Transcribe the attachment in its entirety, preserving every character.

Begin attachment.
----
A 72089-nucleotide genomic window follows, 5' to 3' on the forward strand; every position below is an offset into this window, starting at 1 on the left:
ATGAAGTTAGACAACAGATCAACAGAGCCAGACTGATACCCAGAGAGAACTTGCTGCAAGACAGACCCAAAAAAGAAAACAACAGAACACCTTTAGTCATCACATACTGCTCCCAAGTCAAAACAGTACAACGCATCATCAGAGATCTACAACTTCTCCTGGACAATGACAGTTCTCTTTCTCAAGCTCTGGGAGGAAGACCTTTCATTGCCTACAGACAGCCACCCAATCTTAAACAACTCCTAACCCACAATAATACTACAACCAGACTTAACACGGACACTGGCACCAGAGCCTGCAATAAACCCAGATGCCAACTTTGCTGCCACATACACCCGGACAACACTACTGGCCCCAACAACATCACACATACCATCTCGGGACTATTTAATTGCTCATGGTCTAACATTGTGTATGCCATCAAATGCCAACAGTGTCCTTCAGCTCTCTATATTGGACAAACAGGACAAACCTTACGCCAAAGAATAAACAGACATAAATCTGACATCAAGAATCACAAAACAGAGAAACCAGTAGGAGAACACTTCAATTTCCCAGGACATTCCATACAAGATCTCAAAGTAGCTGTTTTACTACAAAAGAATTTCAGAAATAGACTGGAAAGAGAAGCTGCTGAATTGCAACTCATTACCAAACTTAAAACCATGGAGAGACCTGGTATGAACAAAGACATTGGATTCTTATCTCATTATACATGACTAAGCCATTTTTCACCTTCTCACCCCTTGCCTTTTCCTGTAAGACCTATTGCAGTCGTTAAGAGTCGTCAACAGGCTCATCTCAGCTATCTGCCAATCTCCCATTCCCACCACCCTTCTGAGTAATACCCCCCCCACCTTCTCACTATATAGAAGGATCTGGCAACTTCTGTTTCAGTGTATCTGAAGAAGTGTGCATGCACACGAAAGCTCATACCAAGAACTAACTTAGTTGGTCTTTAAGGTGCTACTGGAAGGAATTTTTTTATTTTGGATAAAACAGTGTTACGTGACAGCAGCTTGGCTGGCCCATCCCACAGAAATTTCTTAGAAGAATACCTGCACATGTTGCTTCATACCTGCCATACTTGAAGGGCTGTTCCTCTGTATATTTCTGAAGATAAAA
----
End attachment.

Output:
A 72089-nucleotide genomic window follows, 5' to 3' on the forward strand; every position below is an offset into this window, starting at 1 on the left:
ATGAAGTTAGACAACAGATCAACAGAGCCAGACTGATACCCAGAGAGAACTTGCTGCAAGACAGACCCAAAAAAGAAAACAACAGAACACCTTTAGTCATCACATACTGCTCCCAAGTCAAAACAGTACAACGCATCATCAGAGATCTACAACTTCTCCTGGACAATGACAGTTCTCTTTCTCAAGCTCTGGGAGGAAGACCTTTCATTGCCTACAGACAGCCACCCAATCTTAAACAACTCCTAACCCACAATAATACTACAACCAGACTTAACACGGACACTGGCACCAGAGCCTGCAATAAACCCAGATGCCAACTTTGCTGCCACATACACCCGGACAACACTACTGGCCCCAACAACATCACACATACCATCTCGGGACTATTTAATTGCTCATGGTCTAACATTGTGTATGCCATCAAATGCCAACAGTGTCCTTCAGCTCTCTATATTGGACAAACAGGACAAACCTTACGCCAAAGAATAAACAGACATAAATCTGACATCAAGAATCACAAAACAGAGAAACCAGTAGGAGAACACTTCAATTTCCCAGGACATTCCATACAAGATCTCAAAGTAGCTGTTTTACTACAAAAGAATTTCAGAAATAGACTGGAAAGAGAAGCTGCTGAATTGCAACTCATTACCAAACTTAAAACCATGGAGAGACCTGGTATGAACAAAGACATTGGATTCTTATCTCATTATACATGACTAAGCCATTTTTCACCTTCTCACCCCTTGCCTTTTCCTGTAAGACCTATTGCAGTCGTTAAGAGTCGTCAACAGGCTCATCTCAGCTATCTGCCAATCTCCCATTCCCACCACCCTTCTGAGTAATACCCCCCCCACCTTCTCACTATATAGAAGGATCTGGCAACTTCTGTTTCAGTGTATCTGAAGAAGTGTGCATGCACACGAAAGCTCATACCAAGAACTAACTTAGTTGGTCTTTAAGGTGCTACTGGAAGGAATTTTTTTATTTTGGATAAAACAGTGTTACGTGACAGCAGCTTGGCTGGCCCATCCCACAGAAATTTCTTAGAAGAATACCTGCACATGTTGCTTCATACCTGCCATACTTGAAGGGCTGTTCCTCTGTATATTTCTGAAGATAAAA